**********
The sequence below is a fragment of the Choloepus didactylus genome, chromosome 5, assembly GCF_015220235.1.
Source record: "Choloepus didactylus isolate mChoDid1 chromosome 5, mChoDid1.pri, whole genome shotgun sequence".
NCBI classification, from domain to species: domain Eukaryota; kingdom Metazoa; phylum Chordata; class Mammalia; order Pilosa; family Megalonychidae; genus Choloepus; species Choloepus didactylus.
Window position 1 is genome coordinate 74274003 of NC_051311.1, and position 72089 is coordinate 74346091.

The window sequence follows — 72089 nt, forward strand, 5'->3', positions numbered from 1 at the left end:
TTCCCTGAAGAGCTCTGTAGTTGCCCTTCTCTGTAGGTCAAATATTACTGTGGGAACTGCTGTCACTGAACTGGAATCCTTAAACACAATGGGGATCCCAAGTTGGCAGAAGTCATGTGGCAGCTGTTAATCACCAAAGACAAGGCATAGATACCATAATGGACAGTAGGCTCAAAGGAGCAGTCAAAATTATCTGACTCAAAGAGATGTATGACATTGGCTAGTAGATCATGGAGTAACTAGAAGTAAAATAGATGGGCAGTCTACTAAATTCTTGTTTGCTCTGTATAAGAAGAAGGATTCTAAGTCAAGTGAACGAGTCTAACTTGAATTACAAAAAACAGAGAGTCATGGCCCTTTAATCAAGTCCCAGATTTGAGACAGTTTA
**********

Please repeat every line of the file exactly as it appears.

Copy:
The sequence below is a fragment of the Choloepus didactylus genome, chromosome 5, assembly GCF_015220235.1.
Source record: "Choloepus didactylus isolate mChoDid1 chromosome 5, mChoDid1.pri, whole genome shotgun sequence".
NCBI classification, from domain to species: domain Eukaryota; kingdom Metazoa; phylum Chordata; class Mammalia; order Pilosa; family Megalonychidae; genus Choloepus; species Choloepus didactylus.
Window position 1 is genome coordinate 74274003 of NC_051311.1, and position 72089 is coordinate 74346091.

The window sequence follows — 72089 nt, forward strand, 5'->3', positions numbered from 1 at the left end:
TTCCCTGAAGAGCTCTGTAGTTGCCCTTCTCTGTAGGTCAAATATTACTGTGGGAACTGCTGTCACTGAACTGGAATCCTTAAACACAATGGGGATCCCAAGTTGGCAGAAGTCATGTGGCAGCTGTTAATCACCAAAGACAAGGCATAGATACCATAATGGACAGTAGGCTCAAAGGAGCAGTCAAAATTATCTGACTCAAAGAGATGTATGACATTGGCTAGTAGATCATGGAGTAACTAGAAGTAAAATAGATGGGCAGTCTACTAAATTCTTGTTTGCTCTGTATAAGAAGAAGGATTCTAAGTCAAGTGAACGAGTCTAACTTGAATTACAAAAAACAGAGAGTCATGGCCCTTTAATCAAGTCCCAGATTTGAGACAGTTTA